How to Retain Information in Medical School
- Aug 18, 2022
Ask anyone in medical school, and they’ll tell you that it isn’t the actual content that’s hard.
“Then what’s hard?” you might ask.
It’s the sheer amount of information that you are expected to retain. Luckily, we have three effective study strategies for medical school that you can start using immediately to help you retain information (and actually work)!
Three Effective Study Strategies for Medical School
Have you ever crammed the night before a test? I think we probably all have, maybe more than we’d like to admit. In the past, cramming may have been your only option when you were short on time. Maybe you were taking a heavy courseload, working a job or two, and juggling other personal obligations. You may have even seen positive results after cramming for a test.
Cramming can be useful for short-term retrieval of information that you won’t need to remember and use later, like remembering how to conjugate pluperfect verbs in Latin or remembering the state capitals. Now that you’re in med school, however, you’re learning material that you’ll need to be able to remember beyond the test, which means your days of successful cramming are history.
1. Spaced Practice
Spacing out your study sessions and revisiting concepts more than once improves remembering. The things you are learning in med school are knowledge and skills you will use in the future to solve problems and care for patients which means cramming won’t help you.
Spaced practice is a technique that involves reviewing information and practicing problems at optimal intervals. You review a difficult concept frequently and space this out over time until you can remember the information on your own and are easily able to recall it.
This reminds us: spaced practice is hard to talk about without also talking about retrieval practice. Our second strategy recommendation is retrieval practice.
2. Retrieval Practice
Practicing recall, or trying to retrieve information from memory, is a critical part of studying. This is the actual “practice,” or putting your knowledge into action. You’re practicing what you will do when caring for patients in a clinic or on an exam.
You may be thinking that you shouldn’t have to memorize anything because you’ll be able to look up information while caring for patients. You’re correct: for the most part, you will be able to look stuff up. How long do you think it will take for you to look up each sign and symptom a patient presents, then the etiology, pathophysiology, contraindications…. You see where we’re going with this? Then, once you look all that up, analyze and synthesize the info, determine if any diagnostic studies and labs are needed, come up with some differentials… I think you get the point.
You need to be able to retrieve and use the knowledge and skills you’re learning in med school by using (practicing) retrieval and applying the knowledge and skills around those concepts. Spaced practice and retrieval practice are important practices for learning and retaining information for later use.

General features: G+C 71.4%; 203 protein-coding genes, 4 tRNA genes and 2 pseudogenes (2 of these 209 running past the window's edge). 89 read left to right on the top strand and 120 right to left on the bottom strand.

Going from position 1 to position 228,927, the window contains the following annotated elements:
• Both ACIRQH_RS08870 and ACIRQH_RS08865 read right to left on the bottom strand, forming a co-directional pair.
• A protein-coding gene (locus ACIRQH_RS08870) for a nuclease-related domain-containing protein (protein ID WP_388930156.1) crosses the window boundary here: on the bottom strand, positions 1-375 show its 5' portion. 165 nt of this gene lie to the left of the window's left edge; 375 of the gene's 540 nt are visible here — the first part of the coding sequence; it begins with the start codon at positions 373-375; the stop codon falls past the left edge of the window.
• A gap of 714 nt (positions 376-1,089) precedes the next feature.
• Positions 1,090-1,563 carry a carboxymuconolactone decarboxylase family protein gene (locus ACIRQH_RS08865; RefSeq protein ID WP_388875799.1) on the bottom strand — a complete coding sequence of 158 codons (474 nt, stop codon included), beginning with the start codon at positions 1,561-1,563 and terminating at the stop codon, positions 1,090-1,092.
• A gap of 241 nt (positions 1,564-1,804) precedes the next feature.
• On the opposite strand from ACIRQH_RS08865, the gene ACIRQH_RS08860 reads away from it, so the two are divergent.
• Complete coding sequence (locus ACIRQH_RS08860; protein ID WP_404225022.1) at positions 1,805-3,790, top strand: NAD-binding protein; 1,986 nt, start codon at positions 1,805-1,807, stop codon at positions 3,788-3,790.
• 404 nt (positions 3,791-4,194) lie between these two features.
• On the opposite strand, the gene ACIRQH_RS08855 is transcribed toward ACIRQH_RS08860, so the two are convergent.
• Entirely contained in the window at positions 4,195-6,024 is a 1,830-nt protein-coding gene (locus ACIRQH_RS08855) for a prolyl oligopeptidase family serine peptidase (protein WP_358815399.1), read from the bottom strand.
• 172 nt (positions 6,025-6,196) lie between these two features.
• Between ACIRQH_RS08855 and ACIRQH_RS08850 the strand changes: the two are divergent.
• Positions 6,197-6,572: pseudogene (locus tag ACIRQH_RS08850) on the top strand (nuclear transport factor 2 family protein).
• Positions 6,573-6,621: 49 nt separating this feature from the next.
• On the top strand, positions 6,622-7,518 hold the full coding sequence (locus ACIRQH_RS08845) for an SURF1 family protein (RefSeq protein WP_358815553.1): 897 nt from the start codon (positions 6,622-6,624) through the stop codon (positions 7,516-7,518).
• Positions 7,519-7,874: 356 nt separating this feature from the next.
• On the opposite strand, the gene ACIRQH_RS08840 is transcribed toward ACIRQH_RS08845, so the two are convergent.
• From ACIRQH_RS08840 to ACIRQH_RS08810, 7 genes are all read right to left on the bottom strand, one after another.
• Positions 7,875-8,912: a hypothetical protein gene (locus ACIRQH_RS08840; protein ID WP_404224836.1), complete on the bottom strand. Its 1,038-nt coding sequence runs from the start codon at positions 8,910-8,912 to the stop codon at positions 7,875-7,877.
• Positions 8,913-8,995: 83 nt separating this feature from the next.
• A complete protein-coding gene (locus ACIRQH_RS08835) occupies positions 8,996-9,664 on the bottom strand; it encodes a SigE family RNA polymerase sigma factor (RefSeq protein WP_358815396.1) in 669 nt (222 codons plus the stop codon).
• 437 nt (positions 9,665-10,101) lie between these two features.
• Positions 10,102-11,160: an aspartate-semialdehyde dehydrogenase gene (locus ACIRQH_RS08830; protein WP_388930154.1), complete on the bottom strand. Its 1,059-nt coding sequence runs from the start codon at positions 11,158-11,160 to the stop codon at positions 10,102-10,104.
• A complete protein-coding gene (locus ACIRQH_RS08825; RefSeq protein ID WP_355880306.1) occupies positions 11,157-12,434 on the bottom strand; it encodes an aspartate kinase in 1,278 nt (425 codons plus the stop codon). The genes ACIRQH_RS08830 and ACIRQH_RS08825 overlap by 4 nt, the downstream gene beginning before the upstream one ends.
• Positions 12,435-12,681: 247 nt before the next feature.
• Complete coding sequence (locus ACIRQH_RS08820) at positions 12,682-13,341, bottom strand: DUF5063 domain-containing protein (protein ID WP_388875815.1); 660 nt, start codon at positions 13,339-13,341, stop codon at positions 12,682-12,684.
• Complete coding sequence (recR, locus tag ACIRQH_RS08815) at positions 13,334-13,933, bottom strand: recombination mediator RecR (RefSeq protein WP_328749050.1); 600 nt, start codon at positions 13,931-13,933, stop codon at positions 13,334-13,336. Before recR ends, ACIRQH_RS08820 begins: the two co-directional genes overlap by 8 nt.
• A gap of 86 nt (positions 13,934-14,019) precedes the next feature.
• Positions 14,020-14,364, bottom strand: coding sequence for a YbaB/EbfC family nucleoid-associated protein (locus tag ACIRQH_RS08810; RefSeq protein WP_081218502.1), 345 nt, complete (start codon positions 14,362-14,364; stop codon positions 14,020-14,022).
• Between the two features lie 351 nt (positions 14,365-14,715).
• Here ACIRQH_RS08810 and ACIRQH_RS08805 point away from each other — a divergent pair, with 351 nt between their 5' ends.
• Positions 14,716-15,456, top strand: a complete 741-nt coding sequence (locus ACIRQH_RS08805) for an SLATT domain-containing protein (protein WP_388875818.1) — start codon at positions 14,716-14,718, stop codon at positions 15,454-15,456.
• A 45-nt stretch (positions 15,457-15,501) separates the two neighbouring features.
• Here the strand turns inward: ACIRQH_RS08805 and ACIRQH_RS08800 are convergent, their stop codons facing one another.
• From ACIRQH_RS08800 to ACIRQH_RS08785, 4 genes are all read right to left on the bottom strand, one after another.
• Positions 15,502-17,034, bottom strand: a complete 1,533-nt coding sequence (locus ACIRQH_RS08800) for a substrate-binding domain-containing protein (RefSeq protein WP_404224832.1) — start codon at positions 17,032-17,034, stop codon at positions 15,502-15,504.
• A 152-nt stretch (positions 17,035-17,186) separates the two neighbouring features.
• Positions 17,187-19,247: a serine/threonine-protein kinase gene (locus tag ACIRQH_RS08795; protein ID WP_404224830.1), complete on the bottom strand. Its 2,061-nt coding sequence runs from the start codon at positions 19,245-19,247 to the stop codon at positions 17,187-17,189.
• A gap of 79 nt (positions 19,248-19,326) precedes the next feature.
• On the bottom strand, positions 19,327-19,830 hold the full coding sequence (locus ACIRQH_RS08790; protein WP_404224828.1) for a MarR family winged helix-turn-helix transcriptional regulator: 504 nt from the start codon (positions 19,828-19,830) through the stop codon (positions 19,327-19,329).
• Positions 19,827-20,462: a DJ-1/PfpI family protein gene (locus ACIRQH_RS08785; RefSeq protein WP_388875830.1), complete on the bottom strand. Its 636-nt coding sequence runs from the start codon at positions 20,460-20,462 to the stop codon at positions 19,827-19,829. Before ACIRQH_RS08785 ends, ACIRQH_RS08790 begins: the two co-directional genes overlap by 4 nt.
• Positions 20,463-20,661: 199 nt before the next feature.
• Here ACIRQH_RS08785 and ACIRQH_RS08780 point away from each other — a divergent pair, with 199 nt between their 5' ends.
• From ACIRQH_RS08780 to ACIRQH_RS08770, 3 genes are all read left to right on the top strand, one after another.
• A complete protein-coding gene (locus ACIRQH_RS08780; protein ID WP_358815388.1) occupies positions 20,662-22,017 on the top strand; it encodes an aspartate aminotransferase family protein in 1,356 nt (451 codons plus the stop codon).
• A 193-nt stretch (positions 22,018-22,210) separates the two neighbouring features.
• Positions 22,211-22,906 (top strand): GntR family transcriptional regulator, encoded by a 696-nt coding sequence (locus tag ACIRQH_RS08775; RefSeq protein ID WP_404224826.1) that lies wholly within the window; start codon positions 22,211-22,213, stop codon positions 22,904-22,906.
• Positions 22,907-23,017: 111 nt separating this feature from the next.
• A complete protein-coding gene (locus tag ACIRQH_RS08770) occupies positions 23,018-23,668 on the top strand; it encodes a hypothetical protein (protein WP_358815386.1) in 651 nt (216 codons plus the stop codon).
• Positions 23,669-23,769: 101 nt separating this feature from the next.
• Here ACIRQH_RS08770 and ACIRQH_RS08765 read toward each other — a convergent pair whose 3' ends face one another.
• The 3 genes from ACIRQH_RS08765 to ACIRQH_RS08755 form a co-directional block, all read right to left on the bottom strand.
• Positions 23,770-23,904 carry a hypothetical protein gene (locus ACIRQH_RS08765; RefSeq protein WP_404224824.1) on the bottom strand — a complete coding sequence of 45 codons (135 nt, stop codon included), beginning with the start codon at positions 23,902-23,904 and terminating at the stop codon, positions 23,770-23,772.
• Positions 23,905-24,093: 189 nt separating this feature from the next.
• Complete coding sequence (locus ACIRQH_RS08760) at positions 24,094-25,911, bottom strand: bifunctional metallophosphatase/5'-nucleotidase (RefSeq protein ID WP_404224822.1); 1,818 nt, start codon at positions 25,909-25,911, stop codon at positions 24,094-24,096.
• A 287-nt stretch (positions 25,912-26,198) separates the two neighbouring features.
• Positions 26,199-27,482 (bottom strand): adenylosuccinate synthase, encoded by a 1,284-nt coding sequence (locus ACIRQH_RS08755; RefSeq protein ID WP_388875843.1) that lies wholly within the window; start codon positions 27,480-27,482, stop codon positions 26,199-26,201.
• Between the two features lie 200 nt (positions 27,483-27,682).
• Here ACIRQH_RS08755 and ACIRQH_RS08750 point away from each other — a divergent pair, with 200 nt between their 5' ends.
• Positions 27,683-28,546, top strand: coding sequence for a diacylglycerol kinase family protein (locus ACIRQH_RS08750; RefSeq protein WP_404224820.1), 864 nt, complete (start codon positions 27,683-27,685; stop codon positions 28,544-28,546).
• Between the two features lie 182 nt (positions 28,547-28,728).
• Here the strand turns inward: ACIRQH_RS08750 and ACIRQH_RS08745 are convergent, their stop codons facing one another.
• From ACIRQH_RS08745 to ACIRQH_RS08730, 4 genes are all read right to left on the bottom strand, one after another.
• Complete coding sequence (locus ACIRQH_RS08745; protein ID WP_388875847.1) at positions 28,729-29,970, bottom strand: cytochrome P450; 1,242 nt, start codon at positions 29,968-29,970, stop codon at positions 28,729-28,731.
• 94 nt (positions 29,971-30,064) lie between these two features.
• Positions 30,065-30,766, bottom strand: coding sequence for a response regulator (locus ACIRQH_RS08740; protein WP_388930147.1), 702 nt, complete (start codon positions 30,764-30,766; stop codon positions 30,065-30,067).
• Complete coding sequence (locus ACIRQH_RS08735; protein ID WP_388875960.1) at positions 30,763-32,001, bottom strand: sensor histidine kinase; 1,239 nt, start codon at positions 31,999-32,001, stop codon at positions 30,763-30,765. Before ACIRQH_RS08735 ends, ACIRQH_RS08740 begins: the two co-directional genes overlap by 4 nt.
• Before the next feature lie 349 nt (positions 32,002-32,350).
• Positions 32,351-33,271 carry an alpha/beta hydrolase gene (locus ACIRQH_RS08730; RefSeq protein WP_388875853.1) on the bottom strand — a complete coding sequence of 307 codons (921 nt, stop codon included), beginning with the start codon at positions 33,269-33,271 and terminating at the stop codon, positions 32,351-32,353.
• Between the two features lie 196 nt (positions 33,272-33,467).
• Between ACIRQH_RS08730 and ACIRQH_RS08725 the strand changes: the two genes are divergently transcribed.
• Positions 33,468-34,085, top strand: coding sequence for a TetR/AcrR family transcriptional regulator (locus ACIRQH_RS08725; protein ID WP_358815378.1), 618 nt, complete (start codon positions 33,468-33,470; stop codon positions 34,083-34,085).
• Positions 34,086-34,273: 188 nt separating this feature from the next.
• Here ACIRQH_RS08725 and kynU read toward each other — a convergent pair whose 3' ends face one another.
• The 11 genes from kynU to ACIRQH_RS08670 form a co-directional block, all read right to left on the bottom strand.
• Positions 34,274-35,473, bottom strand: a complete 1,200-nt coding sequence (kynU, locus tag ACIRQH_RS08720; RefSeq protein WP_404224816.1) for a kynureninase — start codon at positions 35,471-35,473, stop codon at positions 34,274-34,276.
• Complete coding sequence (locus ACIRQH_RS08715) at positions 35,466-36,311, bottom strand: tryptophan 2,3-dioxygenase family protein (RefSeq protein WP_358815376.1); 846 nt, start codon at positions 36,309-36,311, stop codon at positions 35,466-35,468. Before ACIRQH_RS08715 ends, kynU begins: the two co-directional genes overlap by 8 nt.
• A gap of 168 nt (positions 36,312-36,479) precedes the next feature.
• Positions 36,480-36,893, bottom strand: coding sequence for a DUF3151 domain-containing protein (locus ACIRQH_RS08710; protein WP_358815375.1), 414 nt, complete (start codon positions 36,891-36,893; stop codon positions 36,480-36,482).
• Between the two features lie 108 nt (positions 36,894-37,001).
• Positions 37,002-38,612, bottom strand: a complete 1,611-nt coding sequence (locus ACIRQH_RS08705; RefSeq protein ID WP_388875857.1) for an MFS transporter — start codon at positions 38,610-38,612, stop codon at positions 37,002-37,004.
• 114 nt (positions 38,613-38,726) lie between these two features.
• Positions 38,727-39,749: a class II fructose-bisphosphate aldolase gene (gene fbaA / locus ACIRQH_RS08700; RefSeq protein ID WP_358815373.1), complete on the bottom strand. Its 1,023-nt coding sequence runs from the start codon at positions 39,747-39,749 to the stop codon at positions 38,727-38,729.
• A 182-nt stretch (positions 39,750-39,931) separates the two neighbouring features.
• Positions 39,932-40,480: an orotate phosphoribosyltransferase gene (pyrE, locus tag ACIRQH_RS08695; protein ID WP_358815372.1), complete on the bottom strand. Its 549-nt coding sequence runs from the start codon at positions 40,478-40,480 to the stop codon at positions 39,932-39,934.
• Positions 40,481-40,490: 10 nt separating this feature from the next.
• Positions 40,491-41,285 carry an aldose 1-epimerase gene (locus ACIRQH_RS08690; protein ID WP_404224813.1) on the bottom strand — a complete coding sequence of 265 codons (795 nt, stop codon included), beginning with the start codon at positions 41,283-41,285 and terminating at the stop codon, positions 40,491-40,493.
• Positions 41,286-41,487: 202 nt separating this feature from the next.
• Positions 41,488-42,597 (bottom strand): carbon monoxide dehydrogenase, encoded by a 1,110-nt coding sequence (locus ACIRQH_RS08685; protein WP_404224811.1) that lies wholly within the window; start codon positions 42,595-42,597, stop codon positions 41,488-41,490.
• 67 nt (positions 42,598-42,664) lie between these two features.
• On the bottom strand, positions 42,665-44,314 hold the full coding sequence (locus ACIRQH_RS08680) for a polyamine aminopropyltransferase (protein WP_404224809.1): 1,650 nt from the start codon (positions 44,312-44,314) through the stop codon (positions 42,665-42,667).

To help you space out your retrieval practice, planning your study sessions ahead of time will set you up for success.
3. Planning Your Study Schedule
The third strategy recommendation is scheduling. Instead of looking to see what is due next, plan out your study schedule ahead of time. Knowing what you need to learn and when you need to learn it will help ensure you engage in spaced and retrieval practice. Planning takes some time upfront, however it saves you time in the end. You won’t be wasting time trying to decide what to study each day, you’ll just follow what you planned.
Ebbinghaus’ Forgetting Curve shows how quickly and how much we forget new material. From the diagram below, you’ll see that you’re most likely to forget information right after you’ve learned it. To combat this, Ebbinghaus said to review information at close (optimal) intervals.
In short, revisiting material and studying over time helps you retain information longer. Ebbinghaus’ Forgetting Curve supports spacing out your studying sessions both while taking a course and after the course ends.
Get to PRACTICE!
Using these strategies will set you up for success in medical school and beyond.
Spaced Practice: Studying over multiple sessions (the opposite of cramming) and revisiting knowledge and skills multiple times improves retention.
Retrieval Practice: Very effective for improving long-term retention of information.
Planning Ahead: Planning your study schedule focuses on learning. By spreading out study sessions and revisiting topics, you won’t waste time deciding what you should study each day.
Make your schedule and get to practice!
About the Author
Dr. Susan Hibbard is a senior director of learning science and psychometrics at Blueprint and former director of assessment and evaluation and faculty member at the Duke University School of Medicine. She is an expert in helping learners increase performance, psychometrics, and data analysis. Her work centers around answering "what works, under which conditions, for whom, and why?"